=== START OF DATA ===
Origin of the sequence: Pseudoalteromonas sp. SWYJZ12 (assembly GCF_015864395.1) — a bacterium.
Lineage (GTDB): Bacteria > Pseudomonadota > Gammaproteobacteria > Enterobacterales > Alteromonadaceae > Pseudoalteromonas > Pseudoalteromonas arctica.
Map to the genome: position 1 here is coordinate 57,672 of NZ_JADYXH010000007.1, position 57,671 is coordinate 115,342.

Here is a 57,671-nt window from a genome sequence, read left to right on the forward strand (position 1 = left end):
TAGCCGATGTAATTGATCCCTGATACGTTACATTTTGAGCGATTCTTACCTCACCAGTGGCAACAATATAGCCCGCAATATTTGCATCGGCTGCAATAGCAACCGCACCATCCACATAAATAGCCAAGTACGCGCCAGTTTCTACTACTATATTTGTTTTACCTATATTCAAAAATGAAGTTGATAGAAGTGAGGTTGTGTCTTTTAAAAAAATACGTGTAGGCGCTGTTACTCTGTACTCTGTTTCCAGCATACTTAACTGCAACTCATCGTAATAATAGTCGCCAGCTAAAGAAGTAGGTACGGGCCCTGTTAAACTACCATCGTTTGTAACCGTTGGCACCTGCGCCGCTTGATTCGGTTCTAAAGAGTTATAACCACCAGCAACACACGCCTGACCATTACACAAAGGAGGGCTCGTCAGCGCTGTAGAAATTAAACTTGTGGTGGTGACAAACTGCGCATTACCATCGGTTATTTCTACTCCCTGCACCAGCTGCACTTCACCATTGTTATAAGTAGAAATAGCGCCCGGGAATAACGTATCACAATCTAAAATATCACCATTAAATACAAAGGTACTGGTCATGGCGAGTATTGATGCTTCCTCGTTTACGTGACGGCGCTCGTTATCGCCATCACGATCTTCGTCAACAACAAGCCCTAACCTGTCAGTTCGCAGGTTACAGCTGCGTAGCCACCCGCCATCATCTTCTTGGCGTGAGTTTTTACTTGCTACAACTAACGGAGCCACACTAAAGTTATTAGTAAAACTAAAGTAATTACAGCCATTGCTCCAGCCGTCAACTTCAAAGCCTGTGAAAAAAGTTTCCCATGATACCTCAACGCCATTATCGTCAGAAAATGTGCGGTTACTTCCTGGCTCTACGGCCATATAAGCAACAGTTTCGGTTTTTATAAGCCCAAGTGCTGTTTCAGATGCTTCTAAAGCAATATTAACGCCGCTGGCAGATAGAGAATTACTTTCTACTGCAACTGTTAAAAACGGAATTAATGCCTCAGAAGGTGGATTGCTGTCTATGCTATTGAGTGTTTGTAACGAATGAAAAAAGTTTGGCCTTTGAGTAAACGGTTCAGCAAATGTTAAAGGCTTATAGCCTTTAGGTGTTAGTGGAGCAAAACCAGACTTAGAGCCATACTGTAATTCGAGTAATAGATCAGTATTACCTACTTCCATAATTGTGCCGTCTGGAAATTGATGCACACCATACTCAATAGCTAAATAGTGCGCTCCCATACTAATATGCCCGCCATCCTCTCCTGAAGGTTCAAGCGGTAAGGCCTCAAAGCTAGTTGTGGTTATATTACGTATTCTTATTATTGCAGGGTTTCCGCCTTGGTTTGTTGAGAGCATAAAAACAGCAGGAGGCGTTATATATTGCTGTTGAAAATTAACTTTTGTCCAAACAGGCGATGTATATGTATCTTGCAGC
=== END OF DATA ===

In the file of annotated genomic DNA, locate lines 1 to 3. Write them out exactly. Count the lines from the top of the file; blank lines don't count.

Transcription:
Origin of the sequence: Pseudoalteromonas sp. SWYJZ12 (assembly GCF_015864395.1) — a bacterium.
Lineage (GTDB): Bacteria > Pseudomonadota > Gammaproteobacteria > Enterobacterales > Alteromonadaceae > Pseudoalteromonas > Pseudoalteromonas arctica.
Map to the genome: position 1 here is coordinate 57,672 of NZ_JADYXH010000007.1, position 57,671 is coordinate 115,342.